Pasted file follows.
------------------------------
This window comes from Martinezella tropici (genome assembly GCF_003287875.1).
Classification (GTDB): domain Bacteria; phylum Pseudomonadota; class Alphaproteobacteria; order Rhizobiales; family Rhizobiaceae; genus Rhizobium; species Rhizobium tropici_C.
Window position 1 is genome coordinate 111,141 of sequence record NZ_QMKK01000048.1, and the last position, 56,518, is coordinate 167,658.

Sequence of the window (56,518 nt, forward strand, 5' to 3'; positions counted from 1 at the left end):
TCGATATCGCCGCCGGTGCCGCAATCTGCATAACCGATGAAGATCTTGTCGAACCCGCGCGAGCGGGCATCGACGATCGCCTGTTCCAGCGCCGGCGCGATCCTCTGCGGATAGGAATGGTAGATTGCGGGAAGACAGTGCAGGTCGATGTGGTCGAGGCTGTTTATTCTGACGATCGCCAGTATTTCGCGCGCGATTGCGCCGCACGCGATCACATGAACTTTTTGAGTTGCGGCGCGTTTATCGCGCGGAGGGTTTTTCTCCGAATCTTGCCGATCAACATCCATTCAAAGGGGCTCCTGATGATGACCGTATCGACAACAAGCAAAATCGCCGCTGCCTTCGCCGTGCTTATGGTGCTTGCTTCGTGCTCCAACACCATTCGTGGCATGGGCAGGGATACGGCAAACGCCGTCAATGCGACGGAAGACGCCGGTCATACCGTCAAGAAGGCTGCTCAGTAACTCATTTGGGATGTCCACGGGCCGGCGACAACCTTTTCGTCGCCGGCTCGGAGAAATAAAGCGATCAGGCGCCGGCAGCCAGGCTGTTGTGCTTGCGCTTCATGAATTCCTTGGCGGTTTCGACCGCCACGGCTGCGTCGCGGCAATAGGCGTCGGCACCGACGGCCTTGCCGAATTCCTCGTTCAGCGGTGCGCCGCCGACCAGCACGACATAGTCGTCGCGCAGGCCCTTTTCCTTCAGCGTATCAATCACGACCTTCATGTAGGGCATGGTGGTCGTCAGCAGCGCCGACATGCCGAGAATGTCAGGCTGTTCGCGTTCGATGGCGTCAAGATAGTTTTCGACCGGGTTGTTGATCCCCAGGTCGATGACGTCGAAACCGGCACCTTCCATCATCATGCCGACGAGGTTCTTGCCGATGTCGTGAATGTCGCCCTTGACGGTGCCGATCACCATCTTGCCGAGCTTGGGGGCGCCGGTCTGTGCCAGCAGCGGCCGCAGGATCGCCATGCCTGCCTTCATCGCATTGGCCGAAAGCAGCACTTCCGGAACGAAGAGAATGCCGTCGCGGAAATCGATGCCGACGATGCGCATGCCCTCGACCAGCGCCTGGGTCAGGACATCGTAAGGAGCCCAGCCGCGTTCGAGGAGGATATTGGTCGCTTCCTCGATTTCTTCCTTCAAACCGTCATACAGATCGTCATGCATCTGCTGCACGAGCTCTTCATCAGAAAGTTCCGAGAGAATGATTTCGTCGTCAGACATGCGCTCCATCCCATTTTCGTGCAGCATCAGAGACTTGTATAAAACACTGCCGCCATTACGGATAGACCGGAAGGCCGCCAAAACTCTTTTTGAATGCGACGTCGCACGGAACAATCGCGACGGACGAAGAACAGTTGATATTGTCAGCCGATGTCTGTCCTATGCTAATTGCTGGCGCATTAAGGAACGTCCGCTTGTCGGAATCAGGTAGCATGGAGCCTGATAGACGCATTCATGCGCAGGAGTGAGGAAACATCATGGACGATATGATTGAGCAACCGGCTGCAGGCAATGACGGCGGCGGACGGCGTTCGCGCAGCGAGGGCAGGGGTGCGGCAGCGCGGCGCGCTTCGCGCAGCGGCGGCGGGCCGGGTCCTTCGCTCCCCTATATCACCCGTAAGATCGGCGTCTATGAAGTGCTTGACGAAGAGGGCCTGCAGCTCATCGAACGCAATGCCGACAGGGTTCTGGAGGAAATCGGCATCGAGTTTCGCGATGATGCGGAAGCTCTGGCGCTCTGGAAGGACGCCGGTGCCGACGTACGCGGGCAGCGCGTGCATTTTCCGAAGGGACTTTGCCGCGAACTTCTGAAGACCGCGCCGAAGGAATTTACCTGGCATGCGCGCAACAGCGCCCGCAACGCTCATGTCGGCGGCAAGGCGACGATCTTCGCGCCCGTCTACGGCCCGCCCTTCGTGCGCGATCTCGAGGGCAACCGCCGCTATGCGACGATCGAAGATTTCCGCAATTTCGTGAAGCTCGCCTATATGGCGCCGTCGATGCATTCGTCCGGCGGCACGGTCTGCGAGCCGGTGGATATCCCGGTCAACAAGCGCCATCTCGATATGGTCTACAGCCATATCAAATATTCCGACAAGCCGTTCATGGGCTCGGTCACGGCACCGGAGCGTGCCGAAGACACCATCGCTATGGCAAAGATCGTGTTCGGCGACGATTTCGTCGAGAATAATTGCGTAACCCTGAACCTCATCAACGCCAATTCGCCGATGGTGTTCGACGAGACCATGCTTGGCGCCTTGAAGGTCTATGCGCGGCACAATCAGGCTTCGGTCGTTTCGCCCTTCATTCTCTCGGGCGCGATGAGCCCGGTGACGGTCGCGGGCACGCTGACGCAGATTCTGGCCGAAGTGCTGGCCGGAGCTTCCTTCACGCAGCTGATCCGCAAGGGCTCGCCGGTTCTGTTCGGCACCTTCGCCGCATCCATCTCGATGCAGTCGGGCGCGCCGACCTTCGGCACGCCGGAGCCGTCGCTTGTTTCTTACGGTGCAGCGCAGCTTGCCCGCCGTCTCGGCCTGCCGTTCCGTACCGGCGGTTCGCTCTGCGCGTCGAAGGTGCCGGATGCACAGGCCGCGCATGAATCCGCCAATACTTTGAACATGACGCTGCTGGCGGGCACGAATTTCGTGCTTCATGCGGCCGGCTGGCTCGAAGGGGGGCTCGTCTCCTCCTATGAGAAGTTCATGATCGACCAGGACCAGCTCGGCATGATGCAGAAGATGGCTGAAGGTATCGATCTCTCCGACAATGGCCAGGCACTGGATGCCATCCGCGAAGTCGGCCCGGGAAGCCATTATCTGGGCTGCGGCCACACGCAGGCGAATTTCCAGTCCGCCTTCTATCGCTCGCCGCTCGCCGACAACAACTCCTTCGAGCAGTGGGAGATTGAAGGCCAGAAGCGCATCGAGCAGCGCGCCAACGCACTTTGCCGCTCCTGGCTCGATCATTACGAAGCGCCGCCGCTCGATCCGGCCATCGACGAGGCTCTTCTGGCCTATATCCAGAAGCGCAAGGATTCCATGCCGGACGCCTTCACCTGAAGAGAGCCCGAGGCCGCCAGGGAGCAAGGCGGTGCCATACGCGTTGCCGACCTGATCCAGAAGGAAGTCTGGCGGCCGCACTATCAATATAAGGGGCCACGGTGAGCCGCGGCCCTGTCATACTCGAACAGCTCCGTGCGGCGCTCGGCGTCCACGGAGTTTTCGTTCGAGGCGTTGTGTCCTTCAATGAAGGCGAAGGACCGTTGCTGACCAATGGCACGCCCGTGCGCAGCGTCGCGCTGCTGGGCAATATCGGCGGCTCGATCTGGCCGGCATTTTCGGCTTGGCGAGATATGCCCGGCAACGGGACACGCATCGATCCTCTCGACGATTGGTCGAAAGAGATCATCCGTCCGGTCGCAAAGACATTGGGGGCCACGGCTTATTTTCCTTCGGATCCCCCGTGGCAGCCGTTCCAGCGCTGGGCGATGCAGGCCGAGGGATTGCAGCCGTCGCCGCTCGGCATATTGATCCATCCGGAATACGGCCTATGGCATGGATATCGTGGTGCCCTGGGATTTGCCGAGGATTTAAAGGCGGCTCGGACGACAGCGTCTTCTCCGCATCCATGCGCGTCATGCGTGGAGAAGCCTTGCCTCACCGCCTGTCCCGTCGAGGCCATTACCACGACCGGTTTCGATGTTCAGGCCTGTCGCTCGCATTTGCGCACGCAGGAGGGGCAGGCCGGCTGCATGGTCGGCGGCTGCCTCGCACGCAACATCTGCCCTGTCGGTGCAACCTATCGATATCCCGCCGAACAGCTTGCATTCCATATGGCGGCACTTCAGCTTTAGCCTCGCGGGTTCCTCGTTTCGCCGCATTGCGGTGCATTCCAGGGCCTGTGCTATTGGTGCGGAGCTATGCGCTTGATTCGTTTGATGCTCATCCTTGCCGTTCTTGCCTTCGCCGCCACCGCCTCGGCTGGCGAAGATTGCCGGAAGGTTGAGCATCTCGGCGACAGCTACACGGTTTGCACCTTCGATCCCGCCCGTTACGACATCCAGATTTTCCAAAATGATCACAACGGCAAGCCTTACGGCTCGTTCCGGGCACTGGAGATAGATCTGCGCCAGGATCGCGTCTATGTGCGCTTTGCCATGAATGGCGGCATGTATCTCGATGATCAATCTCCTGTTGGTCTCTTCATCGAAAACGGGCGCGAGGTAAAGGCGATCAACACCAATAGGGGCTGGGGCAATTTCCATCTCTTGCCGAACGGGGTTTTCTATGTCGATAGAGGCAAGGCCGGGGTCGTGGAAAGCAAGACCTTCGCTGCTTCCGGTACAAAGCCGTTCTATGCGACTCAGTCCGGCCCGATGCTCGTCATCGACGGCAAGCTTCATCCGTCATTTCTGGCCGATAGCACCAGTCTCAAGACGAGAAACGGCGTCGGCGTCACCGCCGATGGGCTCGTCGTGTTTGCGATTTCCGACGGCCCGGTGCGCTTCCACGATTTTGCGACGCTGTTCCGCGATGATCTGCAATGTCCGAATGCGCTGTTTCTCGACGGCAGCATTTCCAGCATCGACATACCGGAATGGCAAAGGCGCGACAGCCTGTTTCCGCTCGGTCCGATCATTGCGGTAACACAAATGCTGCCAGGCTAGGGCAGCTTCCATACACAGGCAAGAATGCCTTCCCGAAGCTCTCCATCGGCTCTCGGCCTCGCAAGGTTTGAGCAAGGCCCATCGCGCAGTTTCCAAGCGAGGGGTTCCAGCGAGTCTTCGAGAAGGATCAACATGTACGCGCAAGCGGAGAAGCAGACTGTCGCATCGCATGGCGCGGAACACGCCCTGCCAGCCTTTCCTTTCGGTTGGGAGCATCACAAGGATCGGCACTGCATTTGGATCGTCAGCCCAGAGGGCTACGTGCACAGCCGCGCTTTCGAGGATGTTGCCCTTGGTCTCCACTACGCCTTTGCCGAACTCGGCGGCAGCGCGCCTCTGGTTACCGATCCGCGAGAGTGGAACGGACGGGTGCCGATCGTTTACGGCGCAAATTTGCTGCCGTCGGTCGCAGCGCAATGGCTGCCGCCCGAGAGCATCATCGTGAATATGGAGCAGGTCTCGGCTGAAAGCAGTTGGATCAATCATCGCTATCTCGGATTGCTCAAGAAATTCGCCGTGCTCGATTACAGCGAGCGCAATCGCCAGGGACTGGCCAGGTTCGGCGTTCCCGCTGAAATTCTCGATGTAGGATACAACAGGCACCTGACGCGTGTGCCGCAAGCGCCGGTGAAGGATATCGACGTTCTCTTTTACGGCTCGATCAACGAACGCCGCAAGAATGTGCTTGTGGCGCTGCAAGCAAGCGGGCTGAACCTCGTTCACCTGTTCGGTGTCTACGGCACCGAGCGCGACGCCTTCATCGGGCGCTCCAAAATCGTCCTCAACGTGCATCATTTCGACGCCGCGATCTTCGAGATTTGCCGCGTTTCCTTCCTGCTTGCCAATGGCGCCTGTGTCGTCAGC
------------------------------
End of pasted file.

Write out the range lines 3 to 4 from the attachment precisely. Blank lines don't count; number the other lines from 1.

Window position 1 is genome coordinate 111,141 of sequence record NZ_QMKK01000048.1, and the last position, 56,518, is coordinate 167,658.

Sequence of the window (56,518 nt, forward strand, 5' to 3'; positions counted from 1 at the left end):